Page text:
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At the heart of most successful open source projects is an emphasis on open architecture—at least one mechanism that allows the product to be utilized as a support network for unanticipated extensions and independently motivated functionality. Such extensibility mechanisms allow an open source project to decentralize its evolution and take advantage of internet-scale collaboration. However, they can also be a source for unnecessary complexity and hidden barriers to entry.
Representational State Transfer (REST) is an architectural style that Fielding developed to describe and redefine the World Wide Web. The essential constraints of REST are designed to promote the development of open architectures within web-based applications, such that the resulting resources are reusable across independently developed systems (today, we call these “MashUps”). The same principles can be used to design other open architectures, though not necessarily with the same constraints.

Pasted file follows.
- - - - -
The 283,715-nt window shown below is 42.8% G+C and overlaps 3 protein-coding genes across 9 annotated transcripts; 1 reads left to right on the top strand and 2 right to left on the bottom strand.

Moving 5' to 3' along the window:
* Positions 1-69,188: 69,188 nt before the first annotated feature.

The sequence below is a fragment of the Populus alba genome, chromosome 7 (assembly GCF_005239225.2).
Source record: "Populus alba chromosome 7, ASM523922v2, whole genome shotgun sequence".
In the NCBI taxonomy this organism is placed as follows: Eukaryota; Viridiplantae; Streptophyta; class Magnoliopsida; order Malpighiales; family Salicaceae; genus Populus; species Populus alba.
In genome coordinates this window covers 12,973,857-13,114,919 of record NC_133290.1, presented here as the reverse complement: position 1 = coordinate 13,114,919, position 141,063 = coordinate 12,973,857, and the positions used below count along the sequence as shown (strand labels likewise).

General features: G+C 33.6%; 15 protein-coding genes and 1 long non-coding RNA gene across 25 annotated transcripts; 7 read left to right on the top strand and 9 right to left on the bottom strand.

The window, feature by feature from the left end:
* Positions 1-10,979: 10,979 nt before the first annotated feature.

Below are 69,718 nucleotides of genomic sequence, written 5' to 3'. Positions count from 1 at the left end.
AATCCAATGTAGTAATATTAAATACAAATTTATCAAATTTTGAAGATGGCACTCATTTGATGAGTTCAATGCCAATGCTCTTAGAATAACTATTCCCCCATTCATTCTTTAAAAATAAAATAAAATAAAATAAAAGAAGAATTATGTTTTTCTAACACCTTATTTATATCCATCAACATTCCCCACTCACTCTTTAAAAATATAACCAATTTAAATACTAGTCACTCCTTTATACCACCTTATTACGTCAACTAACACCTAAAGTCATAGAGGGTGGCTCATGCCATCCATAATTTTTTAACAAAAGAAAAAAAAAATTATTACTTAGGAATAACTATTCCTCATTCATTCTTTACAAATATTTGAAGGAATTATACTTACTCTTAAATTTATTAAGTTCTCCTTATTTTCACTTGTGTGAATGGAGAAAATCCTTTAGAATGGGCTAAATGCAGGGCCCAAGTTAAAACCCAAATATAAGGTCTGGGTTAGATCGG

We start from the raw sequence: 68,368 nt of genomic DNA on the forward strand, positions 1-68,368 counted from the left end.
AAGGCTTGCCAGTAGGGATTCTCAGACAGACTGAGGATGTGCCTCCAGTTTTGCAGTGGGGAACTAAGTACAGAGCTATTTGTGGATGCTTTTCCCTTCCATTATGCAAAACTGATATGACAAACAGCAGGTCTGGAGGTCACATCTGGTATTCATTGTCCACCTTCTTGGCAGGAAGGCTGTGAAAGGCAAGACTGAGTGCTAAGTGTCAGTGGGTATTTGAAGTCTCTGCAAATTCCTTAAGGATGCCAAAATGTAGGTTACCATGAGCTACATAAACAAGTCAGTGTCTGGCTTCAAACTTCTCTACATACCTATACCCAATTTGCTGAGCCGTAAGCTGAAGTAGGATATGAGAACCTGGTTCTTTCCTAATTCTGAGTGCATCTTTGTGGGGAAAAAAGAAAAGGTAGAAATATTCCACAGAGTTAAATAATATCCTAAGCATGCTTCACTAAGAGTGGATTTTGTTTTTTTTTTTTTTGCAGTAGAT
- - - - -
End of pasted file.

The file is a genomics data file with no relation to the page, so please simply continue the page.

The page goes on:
This talk will focus on applying principled design techniques to the design of open architectures, as demonstrated by various examples from successful open source projects.
Roy T. Fielding, Chief Scientist at Day Software and VP of the Apache HTTP server project, has co-founded a dozen open source projects, defined the REST architectural style, authored standards that define much of the World Wide Web, and chaired the Apache Software Foundation through its first three years.